Saturday night in Pittsburgh, Toronto Maple Leafs fans were treated to a rare sight. No, not just another convincing win against the Penguins, their second in as many weeks in a building that has not historically been friendly to the team, but an Auston Matthews five-on-five goal.
It was just his fourth on the season, in a little over 355 minutes. Per 60 minutes, Matthews has scored just 0.7 goals, his lowest personal rate in the first 23 games of any season in his career.
It might be easy to look at Matthews’ individual shooting stats and note that his rate of shots on goal per hour, expected goals, shot attempts, and scoring chances (via Natural Stat Trick) are all close to a career best, having established career highs in all of those individual categories last season:
Matthews’ six percent shooting percentage at 5v5 is less than half of his career shooting percentage of 15 percent, and closer to a third of his shooting percentage over the previous three seasons, at 16 percent. One could be forgiven for suggesting that Matthews will go back to normal if he keeps shooting, since eventually some of these shots will fall.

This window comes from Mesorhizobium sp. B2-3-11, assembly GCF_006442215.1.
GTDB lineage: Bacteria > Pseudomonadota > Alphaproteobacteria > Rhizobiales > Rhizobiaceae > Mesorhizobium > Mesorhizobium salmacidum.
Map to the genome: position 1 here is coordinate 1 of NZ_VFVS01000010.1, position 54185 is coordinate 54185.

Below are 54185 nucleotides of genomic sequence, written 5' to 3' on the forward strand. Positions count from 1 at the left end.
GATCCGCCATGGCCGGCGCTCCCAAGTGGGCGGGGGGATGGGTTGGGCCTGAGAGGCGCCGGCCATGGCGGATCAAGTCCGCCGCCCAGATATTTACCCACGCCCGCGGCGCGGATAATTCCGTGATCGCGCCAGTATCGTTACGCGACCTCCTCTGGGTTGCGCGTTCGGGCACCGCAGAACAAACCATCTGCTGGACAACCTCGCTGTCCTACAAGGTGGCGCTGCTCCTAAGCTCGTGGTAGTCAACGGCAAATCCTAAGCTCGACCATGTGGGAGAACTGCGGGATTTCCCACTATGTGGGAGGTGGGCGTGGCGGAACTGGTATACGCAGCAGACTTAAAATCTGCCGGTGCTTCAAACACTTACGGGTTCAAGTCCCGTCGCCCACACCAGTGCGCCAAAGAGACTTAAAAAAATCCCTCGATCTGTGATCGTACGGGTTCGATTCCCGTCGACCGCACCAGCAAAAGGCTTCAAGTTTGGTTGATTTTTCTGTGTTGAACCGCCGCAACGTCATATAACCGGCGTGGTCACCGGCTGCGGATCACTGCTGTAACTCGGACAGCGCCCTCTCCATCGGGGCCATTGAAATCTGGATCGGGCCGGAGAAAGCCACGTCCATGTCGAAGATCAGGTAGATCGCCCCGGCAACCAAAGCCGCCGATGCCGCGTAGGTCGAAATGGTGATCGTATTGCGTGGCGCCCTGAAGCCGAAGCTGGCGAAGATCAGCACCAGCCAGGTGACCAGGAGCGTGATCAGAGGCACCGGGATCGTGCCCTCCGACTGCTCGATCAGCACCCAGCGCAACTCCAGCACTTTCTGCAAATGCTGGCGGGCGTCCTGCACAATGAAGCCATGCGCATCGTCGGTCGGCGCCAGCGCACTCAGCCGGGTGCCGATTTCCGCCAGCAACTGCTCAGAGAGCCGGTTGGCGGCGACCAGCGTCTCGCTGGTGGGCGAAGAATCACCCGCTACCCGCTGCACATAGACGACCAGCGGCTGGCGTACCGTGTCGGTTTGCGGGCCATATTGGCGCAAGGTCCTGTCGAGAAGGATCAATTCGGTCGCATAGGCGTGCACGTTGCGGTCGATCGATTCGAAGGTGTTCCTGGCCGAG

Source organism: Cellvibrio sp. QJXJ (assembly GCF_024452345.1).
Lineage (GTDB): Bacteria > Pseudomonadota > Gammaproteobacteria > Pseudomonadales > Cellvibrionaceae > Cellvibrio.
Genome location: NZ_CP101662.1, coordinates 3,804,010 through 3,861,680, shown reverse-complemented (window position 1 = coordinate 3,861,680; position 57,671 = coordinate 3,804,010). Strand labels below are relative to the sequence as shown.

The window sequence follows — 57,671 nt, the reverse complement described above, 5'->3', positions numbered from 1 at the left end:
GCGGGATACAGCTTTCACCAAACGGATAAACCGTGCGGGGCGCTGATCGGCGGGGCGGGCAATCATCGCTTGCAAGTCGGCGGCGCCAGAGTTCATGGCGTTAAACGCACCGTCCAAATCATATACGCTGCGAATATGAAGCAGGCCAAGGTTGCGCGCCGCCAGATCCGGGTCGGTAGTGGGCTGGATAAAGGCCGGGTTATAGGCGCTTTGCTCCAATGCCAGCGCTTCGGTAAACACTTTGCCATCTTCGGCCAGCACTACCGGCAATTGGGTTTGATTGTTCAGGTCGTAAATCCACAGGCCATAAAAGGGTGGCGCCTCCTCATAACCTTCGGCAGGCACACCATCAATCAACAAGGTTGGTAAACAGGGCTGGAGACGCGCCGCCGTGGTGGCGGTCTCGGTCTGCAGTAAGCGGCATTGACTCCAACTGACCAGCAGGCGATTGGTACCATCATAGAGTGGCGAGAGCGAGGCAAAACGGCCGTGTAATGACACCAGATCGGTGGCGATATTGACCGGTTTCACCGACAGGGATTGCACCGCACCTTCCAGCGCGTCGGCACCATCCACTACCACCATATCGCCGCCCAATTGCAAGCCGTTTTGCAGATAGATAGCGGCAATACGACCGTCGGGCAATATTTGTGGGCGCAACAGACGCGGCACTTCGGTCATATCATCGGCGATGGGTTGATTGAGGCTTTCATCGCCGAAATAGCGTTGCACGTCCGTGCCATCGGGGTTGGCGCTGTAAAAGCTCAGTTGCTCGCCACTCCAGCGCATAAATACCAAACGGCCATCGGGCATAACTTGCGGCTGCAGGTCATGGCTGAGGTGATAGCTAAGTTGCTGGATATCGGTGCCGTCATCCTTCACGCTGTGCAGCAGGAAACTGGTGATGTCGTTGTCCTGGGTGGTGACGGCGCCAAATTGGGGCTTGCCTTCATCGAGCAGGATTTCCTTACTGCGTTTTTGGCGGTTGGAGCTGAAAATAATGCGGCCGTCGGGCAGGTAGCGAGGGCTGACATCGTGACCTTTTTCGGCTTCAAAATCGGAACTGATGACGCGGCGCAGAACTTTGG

Having watched every Maple Leafs game (prior to Saturday’s contest against Pittsburgh), I am not as confident.
When I watch Leafs games, I’m also counting events that happen throughout the game, including every offensive zone entry attempt, defensive zone touch and shot attempt. The reason I track shot attempts is to provide some contextual data to each shot, whether for accurate time stamping (the NHL scorekeepers are quite bad at this), whether the shot was set up by a teammate, and whether a defensive player pressured the shooter.
The reason I track this is that while NHL teams have access to this data, whether through a tracking company such as Sportlogiq or through the league’s own player- and puck-tracking software, fans don’t have access to the same resources that NHL teams have, and I see it as an opportunity to track the data for myself and give fans a small peek at the sort of stuff a team would be able to work with.
Now, my shot tracking is relatively new, and with just six weeks’ worth of data, I don’t have a very accurate measure for expected goals based on the factors I track. However, I am able to categorize whether a shot is a scoring chance based on certain criteria, such as distance from the net, angle, rebound, pre-shot passing, defensive pressure, or whether the shot came off the rush (within six seconds of a zone entry) or after a turnover. Since I’m looking at every shot individually, I can take into account more factors than what’s by the official NHL data. This method has drawbacks, in that, I can’t compare data leaguewide, nor can I compare to previous seasons. It also takes a very long time to track.